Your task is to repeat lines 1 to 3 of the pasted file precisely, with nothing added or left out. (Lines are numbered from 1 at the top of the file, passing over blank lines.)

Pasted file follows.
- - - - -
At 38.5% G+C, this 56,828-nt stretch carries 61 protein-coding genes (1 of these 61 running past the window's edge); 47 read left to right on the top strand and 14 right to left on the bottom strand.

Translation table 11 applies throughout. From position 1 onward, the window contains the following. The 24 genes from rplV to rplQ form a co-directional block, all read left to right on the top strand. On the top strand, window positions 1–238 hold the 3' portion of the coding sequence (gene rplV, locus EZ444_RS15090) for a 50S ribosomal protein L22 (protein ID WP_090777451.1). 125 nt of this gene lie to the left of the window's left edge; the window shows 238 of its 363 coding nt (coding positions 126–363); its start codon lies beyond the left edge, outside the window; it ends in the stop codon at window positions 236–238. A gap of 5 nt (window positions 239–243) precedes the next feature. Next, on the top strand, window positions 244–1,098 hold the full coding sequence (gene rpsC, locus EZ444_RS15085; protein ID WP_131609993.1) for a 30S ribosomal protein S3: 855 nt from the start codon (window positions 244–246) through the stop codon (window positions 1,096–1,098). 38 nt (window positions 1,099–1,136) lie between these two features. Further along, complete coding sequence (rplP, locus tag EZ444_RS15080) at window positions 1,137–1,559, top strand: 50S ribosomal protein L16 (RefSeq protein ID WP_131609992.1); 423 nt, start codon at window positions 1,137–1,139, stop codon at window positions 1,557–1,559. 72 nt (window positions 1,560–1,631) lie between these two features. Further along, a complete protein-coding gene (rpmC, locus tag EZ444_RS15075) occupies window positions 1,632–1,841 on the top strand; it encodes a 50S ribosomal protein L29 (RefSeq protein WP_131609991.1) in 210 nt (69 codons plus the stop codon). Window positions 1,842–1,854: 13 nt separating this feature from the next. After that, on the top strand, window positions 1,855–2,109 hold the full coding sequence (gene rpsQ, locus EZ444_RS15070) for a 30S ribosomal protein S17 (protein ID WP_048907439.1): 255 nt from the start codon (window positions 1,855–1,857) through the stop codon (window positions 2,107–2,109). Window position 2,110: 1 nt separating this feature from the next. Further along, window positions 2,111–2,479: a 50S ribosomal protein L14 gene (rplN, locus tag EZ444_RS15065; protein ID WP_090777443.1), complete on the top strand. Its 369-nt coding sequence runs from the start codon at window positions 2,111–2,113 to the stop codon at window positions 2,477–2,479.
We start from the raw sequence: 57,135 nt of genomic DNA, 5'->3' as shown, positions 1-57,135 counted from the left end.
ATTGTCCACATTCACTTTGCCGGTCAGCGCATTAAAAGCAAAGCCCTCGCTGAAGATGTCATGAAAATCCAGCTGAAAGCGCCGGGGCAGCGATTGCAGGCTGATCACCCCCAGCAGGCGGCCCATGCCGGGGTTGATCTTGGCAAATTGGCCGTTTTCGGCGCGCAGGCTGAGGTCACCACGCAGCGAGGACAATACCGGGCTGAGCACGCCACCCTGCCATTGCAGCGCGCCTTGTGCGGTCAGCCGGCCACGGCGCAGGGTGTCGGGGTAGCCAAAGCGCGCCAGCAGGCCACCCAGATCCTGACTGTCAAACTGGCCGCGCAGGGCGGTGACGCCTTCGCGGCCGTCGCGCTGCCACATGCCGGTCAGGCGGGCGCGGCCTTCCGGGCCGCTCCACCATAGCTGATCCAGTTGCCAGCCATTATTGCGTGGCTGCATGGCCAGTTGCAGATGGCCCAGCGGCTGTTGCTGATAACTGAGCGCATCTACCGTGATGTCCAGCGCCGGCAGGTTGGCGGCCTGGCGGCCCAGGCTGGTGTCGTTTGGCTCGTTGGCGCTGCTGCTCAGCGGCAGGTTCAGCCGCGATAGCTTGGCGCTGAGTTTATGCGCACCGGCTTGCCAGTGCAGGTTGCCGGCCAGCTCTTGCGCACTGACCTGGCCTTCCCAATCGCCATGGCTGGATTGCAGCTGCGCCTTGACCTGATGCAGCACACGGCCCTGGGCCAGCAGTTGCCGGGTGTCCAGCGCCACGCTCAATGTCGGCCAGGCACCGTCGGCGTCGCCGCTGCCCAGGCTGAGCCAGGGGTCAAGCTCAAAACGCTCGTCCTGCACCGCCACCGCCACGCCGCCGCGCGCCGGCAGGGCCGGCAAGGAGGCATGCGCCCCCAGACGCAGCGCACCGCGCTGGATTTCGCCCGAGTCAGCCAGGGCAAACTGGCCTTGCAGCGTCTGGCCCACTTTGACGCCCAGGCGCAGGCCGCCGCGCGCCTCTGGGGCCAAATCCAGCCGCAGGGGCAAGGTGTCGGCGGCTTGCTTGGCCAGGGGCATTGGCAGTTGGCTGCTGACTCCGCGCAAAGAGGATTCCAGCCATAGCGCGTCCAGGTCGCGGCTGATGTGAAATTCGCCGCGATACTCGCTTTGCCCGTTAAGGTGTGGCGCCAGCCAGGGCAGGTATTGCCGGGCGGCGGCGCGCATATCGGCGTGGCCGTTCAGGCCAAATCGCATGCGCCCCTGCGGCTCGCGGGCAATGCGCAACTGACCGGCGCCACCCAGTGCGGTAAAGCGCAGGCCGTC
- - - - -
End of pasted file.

At 38.5% G+C, this 56,828-nt stretch carries 61 protein-coding genes (1 of these 61 running past the window's edge); 47 read left to right on the top strand and 14 right to left on the bottom strand.

Translation table 11 applies throughout. From position 1 onward, the window contains the following. The 24 genes from rplV to rplQ form a co-directional block, all read left to right on the top strand. On the top strand, window positions 1–238 hold the 3' portion of the coding sequence (gene rplV, locus EZ444_RS15090) for a 50S ribosomal protein L22 (protein ID WP_090777451.1). 125 nt of this gene lie to the left of the window's left edge; the window shows 238 of its 363 coding nt (coding positions 126–363); its start codon lies beyond the left edge, outside the window; it ends in the stop codon at window positions 236–238. A gap of 5 nt (window positions 239–243) precedes the next feature. Next, on the top strand, window positions 244–1,098 hold the full coding sequence (gene rpsC, locus EZ444_RS15085; protein ID WP_131609993.1) for a 30S ribosomal protein S3: 855 nt from the start codon (window positions 244–246) through the stop codon (window positions 1,096–1,098). 38 nt (window positions 1,099–1,136) lie between these two features. Further along, complete coding sequence (rplP, locus tag EZ444_RS15080) at window positions 1,137–1,559, top strand: 50S ribosomal protein L16 (RefSeq protein ID WP_131609992.1); 423 nt, start codon at window positions 1,137–1,139, stop codon at window positions 1,557–1,559. 72 nt (window positions 1,560–1,631) lie between these two features. Further along, a complete protein-coding gene (rpmC, locus tag EZ444_RS15075) occupies window positions 1,632–1,841 on the top strand; it encodes a 50S ribosomal protein L29 (RefSeq protein WP_131609991.1) in 210 nt (69 codons plus the stop codon). Window positions 1,842–1,854: 13 nt separating this feature from the next. After that, on the top strand, window positions 1,855–2,109 hold the full coding sequence (gene rpsQ, locus EZ444_RS15070) for a 30S ribosomal protein S17 (protein ID WP_048907439.1): 255 nt from the start codon (window positions 1,855–1,857) through the stop codon (window positions 2,107–2,109). Window position 2,110: 1 nt separating this feature from the next. Further along, window positions 2,111–2,479: a 50S ribosomal protein L14 gene (rplN, locus tag EZ444_RS15065; protein ID WP_090777443.1), complete on the top strand. Its 369-nt coding sequence runs from the start codon at window positions 2,111–2,113 to the stop codon at window positions 2,477–2,479.
We start from the raw sequence: 57,135 nt of genomic DNA, 5'->3' as shown, positions 1-57,135 counted from the left end.